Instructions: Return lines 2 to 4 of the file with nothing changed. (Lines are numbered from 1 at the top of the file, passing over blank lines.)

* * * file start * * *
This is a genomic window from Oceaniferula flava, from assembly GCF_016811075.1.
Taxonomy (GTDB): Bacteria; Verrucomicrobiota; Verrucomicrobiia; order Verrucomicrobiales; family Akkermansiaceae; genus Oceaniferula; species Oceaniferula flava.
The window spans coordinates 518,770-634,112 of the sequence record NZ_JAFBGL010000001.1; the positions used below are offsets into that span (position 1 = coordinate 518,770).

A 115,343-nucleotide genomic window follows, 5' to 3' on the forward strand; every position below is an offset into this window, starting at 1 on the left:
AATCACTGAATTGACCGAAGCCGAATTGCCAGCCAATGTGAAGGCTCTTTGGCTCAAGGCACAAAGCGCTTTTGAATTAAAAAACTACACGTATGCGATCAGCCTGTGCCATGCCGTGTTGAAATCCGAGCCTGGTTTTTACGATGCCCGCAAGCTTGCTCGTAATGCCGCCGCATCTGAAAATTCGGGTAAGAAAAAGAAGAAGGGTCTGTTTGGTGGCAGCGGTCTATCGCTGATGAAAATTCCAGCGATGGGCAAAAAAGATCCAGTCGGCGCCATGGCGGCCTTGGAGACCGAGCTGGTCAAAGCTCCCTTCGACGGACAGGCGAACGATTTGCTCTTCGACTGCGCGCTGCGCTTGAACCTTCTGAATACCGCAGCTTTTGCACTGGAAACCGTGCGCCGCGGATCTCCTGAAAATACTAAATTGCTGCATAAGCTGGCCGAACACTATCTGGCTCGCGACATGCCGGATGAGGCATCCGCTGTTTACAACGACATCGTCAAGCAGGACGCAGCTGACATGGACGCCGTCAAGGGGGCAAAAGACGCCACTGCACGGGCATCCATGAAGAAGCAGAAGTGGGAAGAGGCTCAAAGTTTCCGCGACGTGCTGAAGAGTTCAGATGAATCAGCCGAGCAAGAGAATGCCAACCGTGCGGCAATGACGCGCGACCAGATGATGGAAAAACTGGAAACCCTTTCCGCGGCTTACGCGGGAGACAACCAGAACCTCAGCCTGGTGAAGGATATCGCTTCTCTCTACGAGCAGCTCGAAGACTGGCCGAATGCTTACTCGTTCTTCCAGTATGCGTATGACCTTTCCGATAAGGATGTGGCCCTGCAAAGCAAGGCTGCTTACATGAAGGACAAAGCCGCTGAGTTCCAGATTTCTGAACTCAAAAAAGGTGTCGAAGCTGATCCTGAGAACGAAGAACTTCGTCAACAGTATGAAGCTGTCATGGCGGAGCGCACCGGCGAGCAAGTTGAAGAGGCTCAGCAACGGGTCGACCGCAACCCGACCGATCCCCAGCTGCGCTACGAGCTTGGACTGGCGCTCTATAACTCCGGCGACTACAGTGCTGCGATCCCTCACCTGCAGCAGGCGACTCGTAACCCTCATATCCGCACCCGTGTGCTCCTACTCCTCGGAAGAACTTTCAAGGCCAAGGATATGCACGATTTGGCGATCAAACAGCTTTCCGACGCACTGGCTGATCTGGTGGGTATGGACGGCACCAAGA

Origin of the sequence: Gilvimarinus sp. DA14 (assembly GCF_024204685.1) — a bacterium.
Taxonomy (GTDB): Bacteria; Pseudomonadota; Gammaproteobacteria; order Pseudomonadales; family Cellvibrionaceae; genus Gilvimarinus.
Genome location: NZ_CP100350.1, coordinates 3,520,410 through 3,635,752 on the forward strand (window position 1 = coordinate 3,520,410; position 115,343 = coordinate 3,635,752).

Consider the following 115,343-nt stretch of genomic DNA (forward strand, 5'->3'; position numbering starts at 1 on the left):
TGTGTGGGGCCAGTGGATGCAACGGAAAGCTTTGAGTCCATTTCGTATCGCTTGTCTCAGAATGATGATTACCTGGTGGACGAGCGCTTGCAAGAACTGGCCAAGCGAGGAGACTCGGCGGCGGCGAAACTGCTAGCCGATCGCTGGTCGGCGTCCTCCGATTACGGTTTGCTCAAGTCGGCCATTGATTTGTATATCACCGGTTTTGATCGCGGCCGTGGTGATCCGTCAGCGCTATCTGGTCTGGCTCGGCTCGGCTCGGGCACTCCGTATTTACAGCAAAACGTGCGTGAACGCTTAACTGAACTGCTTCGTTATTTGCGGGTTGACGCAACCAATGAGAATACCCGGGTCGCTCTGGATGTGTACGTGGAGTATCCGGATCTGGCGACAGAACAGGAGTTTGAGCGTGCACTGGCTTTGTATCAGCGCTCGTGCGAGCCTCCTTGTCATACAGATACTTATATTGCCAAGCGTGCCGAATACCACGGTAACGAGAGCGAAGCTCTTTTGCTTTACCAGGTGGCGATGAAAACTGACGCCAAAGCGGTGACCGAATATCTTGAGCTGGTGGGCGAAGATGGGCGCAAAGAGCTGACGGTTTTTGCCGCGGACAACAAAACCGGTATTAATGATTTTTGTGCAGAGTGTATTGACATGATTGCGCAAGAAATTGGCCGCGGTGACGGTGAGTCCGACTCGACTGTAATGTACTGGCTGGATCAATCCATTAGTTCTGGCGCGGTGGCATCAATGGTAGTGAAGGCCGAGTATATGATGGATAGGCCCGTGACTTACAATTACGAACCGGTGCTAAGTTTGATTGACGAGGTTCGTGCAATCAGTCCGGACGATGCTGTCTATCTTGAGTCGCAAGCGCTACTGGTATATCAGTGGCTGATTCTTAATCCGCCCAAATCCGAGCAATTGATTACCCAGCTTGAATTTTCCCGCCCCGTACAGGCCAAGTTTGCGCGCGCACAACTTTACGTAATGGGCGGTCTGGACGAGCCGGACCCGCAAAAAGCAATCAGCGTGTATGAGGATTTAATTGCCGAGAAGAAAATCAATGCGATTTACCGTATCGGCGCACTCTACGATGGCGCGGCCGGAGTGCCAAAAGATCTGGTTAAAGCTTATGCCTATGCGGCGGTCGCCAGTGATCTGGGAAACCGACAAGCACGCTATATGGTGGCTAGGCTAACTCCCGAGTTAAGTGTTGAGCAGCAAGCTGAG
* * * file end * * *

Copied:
Taxonomy (GTDB): Bacteria; Verrucomicrobiota; Verrucomicrobiia; order Verrucomicrobiales; family Akkermansiaceae; genus Oceaniferula; species Oceaniferula flava.
The window spans coordinates 518,770-634,112 of the sequence record NZ_JAFBGL010000001.1; the positions used below are offsets into that span (position 1 = coordinate 518,770).

A 115,343-nucleotide genomic window follows, 5' to 3' on the forward strand; every position below is an offset into this window, starting at 1 on the left: